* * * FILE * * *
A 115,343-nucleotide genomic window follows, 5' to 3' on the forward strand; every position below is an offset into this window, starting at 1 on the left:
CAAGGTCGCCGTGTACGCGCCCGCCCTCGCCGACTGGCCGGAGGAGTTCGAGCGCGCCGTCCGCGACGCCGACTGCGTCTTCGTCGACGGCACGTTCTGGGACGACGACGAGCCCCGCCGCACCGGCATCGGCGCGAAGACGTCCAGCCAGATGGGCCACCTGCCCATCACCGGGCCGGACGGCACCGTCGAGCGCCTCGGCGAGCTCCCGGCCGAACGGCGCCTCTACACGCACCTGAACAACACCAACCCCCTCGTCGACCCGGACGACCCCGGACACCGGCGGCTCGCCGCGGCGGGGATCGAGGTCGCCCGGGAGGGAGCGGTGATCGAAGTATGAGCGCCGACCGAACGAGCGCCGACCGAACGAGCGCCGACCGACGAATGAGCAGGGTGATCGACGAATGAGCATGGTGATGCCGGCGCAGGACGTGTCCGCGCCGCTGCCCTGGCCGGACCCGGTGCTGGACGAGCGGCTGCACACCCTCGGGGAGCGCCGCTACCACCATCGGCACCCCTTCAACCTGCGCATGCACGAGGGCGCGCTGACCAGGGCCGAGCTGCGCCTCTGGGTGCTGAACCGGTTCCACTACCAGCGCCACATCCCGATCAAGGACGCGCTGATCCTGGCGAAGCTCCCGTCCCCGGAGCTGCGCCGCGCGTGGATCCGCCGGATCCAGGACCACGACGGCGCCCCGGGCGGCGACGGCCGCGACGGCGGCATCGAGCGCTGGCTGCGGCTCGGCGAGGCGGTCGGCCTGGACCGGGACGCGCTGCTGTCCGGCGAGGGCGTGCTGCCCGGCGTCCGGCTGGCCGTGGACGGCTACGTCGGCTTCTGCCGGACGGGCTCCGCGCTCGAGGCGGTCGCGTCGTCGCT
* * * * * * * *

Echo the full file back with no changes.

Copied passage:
A 115,343-nucleotide genomic window follows, 5' to 3' on the forward strand; every position below is an offset into this window, starting at 1 on the left:
CAAGGTCGCCGTGTACGCGCCCGCCCTCGCCGACTGGCCGGAGGAGTTCGAGCGCGCCGTCCGCGACGCCGACTGCGTCTTCGTCGACGGCACGTTCTGGGACGACGACGAGCCCCGCCGCACCGGCATCGGCGCGAAGACGTCCAGCCAGATGGGCCACCTGCCCATCACCGGGCCGGACGGCACCGTCGAGCGCCTCGGCGAGCTCCCGGCCGAACGGCGCCTCTACACGCACCTGAACAACACCAACCCCCTCGTCGACCCGGACGACCCCGGACACCGGCGGCTCGCCGCGGCGGGGATCGAGGTCGCCCGGGAGGGAGCGGTGATCGAAGTATGAGCGCCGACCGAACGAGCGCCGACCGAACGAGCGCCGACCGACGAATGAGCAGGGTGATCGACGAATGAGCATGGTGATGCCGGCGCAGGACGTGTCCGCGCCGCTGCCCTGGCCGGACCCGGTGCTGGACGAGCGGCTGCACACCCTCGGGGAGCGCCGCTACCACCATCGGCACCCCTTCAACCTGCGCATGCACGAGGGCGCGCTGACCAGGGCCGAGCTGCGCCTCTGGGTGCTGAACCGGTTCCACTACCAGCGCCACATCCCGATCAAGGACGCGCTGATCCTGGCGAAGCTCCCGTCCCCGGAGCTGCGCCGCGCGTGGATCCGCCGGATCCAGGACCACGACGGCGCCCCGGGCGGCGACGGCCGCGACGGCGGCATCGAGCGCTGGCTGCGGCTCGGCGAGGCGGTCGGCCTGGACCGGGACGCGCTGCTGTCCGGCGAGGGCGTGCTGCCCGGCGTCCGGCTGGCCGTGGACGGCTACGTCGGCTTCTGCCGGACGGGCTCCGCGCTCGAGGCGGTCGCGTCGTCGCT